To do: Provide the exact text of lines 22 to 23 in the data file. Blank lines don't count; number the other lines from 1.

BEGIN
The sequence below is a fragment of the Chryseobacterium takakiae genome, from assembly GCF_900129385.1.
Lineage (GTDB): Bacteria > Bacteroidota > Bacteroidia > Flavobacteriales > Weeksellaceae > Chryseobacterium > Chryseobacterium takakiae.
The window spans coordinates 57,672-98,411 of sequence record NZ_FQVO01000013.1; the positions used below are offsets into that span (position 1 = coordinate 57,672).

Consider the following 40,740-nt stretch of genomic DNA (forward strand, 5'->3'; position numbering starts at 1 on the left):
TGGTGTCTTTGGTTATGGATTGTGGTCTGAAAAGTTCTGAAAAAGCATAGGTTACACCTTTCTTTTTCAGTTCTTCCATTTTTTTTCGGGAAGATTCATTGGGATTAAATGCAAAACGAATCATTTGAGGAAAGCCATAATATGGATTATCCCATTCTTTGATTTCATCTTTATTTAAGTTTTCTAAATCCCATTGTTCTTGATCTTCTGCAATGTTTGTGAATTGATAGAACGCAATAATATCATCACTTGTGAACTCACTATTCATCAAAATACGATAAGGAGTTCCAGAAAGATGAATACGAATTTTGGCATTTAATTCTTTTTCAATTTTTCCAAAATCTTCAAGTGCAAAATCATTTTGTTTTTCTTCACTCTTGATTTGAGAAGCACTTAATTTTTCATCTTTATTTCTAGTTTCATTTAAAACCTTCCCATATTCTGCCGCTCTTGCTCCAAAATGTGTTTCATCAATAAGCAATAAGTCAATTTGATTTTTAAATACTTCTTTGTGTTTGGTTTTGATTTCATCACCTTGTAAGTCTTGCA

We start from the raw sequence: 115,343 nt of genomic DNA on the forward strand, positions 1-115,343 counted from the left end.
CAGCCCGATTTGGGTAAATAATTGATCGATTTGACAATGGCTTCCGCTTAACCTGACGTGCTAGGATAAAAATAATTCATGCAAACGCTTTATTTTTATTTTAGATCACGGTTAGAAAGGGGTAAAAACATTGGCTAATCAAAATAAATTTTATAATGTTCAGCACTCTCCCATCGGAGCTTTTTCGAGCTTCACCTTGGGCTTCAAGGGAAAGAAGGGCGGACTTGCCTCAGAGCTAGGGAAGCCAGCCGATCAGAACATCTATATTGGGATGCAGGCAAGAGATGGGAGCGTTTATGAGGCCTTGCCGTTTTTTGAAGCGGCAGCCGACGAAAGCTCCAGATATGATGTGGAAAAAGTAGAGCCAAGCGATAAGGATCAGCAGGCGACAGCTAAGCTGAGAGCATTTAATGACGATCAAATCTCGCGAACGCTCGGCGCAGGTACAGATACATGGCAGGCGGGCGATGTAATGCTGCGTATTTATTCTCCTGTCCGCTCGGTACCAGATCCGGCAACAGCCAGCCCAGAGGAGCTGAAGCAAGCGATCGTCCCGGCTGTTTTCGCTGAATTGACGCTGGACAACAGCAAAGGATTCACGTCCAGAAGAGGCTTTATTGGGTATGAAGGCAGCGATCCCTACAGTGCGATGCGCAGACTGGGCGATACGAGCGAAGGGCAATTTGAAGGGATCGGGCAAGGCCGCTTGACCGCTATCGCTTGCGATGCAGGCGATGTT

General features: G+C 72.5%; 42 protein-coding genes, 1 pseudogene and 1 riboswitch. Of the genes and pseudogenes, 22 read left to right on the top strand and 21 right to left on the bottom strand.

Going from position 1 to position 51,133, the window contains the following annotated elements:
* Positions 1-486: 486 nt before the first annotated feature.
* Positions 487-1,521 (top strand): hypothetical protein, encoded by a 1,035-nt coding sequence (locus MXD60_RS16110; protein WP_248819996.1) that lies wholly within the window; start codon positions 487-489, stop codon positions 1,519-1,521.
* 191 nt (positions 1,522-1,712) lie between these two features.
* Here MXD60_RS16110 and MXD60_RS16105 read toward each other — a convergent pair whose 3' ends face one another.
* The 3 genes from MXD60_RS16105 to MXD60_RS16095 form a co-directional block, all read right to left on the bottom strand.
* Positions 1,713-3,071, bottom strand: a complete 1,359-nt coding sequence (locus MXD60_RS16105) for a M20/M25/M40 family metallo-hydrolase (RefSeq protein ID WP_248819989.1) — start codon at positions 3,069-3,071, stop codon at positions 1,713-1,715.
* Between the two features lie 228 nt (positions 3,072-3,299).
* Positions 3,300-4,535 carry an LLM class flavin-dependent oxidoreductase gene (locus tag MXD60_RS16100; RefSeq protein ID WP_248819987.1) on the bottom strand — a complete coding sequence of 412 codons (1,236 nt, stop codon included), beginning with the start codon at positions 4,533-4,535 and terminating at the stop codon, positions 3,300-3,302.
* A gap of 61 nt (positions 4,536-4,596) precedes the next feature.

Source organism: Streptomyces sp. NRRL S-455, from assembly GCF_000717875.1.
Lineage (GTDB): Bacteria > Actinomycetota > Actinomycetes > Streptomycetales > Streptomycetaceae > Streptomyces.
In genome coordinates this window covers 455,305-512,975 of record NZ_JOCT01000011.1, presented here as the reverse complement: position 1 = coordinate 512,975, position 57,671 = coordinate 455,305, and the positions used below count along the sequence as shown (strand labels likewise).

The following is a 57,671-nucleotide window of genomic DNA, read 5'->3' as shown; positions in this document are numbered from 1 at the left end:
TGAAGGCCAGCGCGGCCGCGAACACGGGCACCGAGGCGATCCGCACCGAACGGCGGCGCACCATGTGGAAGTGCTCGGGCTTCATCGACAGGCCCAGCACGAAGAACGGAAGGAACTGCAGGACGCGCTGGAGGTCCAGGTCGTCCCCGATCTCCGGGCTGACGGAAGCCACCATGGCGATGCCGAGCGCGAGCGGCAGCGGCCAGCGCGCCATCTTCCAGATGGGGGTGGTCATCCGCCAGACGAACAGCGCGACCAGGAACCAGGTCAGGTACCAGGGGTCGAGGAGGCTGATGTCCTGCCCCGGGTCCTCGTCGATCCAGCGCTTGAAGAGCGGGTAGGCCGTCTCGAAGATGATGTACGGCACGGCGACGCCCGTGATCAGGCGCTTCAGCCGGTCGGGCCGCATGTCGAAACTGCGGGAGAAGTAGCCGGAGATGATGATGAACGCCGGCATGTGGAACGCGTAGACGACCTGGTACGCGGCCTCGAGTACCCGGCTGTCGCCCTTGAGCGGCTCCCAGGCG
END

The following is a 57,671-nucleotide window of genomic DNA, read 5'->3' as shown; positions in this document are numbered from 1 at the left end:
TGAAGGCCAGCGCGGCCGCGAACACGGGCACCGAGGCGATCCGCACCGAACGGCGGCGCACCATGTGGAAGTGCTCGGGCTTCATCGACAGGCCCAGCACGAAGAACGGAAGGAACTGCAGGACGCGCTGGAGGTCCAGGTCGTCCCCGATCTCCGGGCTGACGGAAGCCACCATGGCGATGCCGAGCGCGAGCGGCAGCGGCCAGCGCGCCATCTTCCAGATGGGGGTGGTCATCCGCCAGACGAACAGCGCGACCAGGAACCAGGTCAGGTACCAGGGGTCGAGGAGGCTGATGTCCTGCCCCGGGTCCTCGTCGATCCAGCGCTTGAAGAGCGGGTAGGCCGTCTCGAAGATGATGTACGGCACGGCGACGCCCGTGATCAGGCGCTTCAGCCGGTCGGGCCGCATGTCGAAACTGCGGGAGAAGTAGCCGGAGATGATGATGAACGCCGGCATGTGGAACGCGTAGACGACCTGGTACGCGGCCTCGAGTACCCGGCTGTCGCCCTTGAGCGGCTCCCAGGCG